Soon after Sanjay Dhital and Rosina were married, he had to be back at his job with a Japanese charity in Peshawar. So their journey was going to be like a honeymoon trip. Well, almost, for as they boarded IC 814 in Kathmandu on 24
Friday, 24 December
I couldn't get the PIA flight to Peshawar [via Karachi], so we had to fly Indian Airlines. The flight was two hours late. We took off and half an hour later were served lunch. I'd begun eating when I heard shouting "Heads down, don't move." Looking back, I saw three masked men running up the aisle. Two had pistols, the third, a grenade. They shouted in Hindi: "Don't move or we'll shoot." I stopped eating, put my head on my knees, shut my eyes and waited. An announcement came over the PA system: "The plane has been hijacked. Don't try to be smart. Keep your heads down. Or we'll shoot you." The captain came on: "We've been hijacked, try to be patient, obey instructions." We had to blindfold ourselves. The plane descended and landed somewhere. I thought: if there's a commando raid, it will be now. But we took off 25 minutes later. I was really scared. My wife began to cry, and I held her hand. The plane landed one more time, and took off again.
Saturday, 25 December
We landed for the fourth time. There was no way to tell where we were. We were made to sit at the back of the plane. We were given four biscuits each and water for lunch and asked if we needed to use the toilets. We could take the blindfolds off. It was difficult to hold back the tears. My wife glanced at me as I wiped away my tears. She ate two biscuits. There was total silence. Around 10 pm they brought food-hard rice, beans, water. It was very cold, and we heard later that the temperature outside was minus eight degrees. It was difficult to sleep.
Sunday, 26 December
I was very thirsty and asked one of the hijackers, a reasonable fellow called "Doctor", for water. He poured me a soda. They put our blindfolds back on, and in the afternoon gave us naan served on Afghan Airlines cutlery. I knew we must be in Afghanistan.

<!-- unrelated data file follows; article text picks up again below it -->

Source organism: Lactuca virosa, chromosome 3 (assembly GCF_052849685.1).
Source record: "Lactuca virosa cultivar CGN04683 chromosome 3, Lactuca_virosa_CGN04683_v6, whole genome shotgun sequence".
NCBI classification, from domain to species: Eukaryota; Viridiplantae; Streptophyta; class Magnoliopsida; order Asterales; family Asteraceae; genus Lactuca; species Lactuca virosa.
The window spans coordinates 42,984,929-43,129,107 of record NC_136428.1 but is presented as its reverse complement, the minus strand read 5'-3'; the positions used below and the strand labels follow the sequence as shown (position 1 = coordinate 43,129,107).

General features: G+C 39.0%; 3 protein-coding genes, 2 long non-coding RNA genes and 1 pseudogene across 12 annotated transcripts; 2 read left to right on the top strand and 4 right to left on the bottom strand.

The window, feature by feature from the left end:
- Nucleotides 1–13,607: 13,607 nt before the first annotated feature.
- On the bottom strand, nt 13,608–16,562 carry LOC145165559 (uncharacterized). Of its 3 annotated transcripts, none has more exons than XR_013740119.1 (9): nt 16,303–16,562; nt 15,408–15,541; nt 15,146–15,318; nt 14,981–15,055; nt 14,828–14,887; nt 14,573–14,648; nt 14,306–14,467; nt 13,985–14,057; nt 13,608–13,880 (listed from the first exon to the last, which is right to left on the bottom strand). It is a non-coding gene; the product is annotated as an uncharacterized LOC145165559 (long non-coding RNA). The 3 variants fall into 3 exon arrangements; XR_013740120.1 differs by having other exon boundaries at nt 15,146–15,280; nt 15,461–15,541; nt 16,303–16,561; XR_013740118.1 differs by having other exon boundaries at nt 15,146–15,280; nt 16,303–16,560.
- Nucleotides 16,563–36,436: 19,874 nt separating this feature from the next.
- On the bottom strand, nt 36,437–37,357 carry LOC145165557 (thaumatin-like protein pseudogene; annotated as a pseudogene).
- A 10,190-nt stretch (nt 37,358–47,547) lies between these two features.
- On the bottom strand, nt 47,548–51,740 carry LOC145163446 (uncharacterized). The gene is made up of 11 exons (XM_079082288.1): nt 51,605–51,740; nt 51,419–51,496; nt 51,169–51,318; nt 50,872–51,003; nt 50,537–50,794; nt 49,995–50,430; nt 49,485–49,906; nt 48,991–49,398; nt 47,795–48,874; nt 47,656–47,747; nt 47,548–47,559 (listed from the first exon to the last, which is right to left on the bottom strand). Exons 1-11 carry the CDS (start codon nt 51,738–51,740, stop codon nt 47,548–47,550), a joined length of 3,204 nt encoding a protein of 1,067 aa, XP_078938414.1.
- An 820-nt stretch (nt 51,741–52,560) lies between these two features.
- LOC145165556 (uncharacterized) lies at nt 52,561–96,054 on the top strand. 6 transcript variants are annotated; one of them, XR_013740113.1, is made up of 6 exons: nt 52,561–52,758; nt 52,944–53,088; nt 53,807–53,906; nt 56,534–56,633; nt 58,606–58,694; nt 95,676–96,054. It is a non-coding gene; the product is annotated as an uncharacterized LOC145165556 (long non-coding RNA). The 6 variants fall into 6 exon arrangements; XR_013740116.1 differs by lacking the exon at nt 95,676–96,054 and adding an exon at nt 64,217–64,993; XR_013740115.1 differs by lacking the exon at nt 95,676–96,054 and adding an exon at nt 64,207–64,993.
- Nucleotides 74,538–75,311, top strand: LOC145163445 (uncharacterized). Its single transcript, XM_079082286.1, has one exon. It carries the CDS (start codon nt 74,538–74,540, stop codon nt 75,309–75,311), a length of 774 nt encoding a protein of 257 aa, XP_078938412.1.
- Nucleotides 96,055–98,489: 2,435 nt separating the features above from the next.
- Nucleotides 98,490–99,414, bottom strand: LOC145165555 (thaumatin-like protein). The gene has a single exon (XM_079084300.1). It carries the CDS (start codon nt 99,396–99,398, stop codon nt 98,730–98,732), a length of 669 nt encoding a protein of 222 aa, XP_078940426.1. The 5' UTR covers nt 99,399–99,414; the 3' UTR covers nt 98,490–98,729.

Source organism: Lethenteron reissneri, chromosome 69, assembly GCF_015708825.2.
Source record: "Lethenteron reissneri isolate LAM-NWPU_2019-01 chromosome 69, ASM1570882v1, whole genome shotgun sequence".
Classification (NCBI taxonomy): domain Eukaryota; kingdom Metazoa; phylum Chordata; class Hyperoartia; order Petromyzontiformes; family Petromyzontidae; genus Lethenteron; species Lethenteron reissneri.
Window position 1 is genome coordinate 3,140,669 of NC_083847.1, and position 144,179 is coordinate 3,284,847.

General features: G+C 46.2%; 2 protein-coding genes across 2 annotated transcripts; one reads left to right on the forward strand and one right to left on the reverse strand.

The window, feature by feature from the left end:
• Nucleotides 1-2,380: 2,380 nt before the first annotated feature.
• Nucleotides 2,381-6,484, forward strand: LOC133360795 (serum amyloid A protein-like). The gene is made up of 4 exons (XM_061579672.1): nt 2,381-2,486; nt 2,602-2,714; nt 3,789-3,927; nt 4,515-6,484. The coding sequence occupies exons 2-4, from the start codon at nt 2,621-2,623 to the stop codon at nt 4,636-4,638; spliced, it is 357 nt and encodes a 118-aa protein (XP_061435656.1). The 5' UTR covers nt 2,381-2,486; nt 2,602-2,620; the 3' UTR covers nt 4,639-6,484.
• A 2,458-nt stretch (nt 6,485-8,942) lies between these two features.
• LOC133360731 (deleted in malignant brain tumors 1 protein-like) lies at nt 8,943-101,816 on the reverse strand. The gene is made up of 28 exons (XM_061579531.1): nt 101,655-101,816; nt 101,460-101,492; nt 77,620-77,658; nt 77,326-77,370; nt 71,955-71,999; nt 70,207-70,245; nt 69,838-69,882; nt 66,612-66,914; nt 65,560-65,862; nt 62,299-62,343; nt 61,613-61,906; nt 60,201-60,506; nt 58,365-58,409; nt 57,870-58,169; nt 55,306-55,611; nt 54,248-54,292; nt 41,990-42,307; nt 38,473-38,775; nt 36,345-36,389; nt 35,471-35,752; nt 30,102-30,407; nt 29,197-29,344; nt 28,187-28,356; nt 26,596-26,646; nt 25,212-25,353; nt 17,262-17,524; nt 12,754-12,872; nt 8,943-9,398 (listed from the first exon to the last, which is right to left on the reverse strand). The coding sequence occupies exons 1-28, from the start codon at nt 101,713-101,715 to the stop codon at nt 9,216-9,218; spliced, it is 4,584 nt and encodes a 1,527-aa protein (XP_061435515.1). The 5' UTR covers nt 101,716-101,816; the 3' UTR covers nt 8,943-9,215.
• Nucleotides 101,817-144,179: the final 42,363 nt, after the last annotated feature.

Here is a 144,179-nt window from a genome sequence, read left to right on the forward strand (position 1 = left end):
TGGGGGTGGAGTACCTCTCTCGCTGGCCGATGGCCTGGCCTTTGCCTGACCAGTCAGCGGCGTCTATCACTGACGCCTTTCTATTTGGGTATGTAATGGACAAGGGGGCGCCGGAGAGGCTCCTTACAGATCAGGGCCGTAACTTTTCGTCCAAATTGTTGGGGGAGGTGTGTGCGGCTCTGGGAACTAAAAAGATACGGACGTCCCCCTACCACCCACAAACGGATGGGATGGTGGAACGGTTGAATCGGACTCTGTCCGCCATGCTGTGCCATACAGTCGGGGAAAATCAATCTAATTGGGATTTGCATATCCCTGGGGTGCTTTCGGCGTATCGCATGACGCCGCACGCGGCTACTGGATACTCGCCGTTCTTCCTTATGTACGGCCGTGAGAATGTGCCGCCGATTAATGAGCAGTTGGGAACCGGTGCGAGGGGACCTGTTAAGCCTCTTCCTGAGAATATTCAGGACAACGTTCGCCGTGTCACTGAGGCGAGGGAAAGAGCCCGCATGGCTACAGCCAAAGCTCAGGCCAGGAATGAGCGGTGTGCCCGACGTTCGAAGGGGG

Monday, 27 December
The captain said: "No one has come to rescue us, the Indian government is doing nothing. I've asked for international help on CNN and BBC." The hijackers said: "Your government doesn't want you, why should you return? Let us all die together." They cursed the UN and the US saying Muslims are dying in Chechnya and no one is bothered. Around noon they said UN diplomats were coming from Islamabad. An Indian team was expected by evening. The hijackers looked more relaxed. We did not need to be blindfolded, and could talk softly. Deep within I was worried they had major demands. That evening, a passenger was asked to recite dialogues by Gabbar Singh [a character from an old Hindi film]. The atmosphere was lively at times.
Tuesday, 28 December
One hijacker was called Burger. Negotiations were on and he even joked a little.
Wednesday, 29 December
Biscuits for breakfast. Women got milk. The smell from the toilets was unbearable and I was worried about diarrhoea. Someone came to clean them, which was a relief. Burger interacted with passengers-women called him bhaiya [brother]. Talks were still on, and they served us chicken. For the first time, I could sleep today.
Thursday, 30 December
Suddenly, the atmosphere on the plane was different. Burger appeared with a megaphone and woke us up. "I have bad news, the talks aren't going anywhere. The Indian government didn't agree to our demands. There is only one thing we can do now-kill you and ourselves. Your government doesn't not care about you. We will begin killing you one by one. I may appear friendly, but I can be tough. Think about Allah, recite his name." This was it. After an hour Burger asked: "Does anyone want to eat?" No one spoke. Then Gajendra, a Nepali, asked for food. He ate well. At noon Burger went to see the chief. He returned after 15 minutes, smiling, "Salaam alaikum friends. At the Taliban's humble request, the Indian government is talking again. Pray to Allah." An hour and a half hour later, he appeared saying, "Congratulations, 80 percent of our demands have been met." We were relieved, and waited. Burger asked if we wanted to give the Taliban a token of our appreciation. We decided to present them with a model of the aircraft we were on with details of the hijacking. Burger said: "Brothers and sisters, please forgive us. We did not want to cause you all this trouble. Your families have suffered a lot. We want to hear that you've forgiven us." Everyone said in Hindi, we forgive you. Burger said "Have a good trip back," and stepped off the aircraft.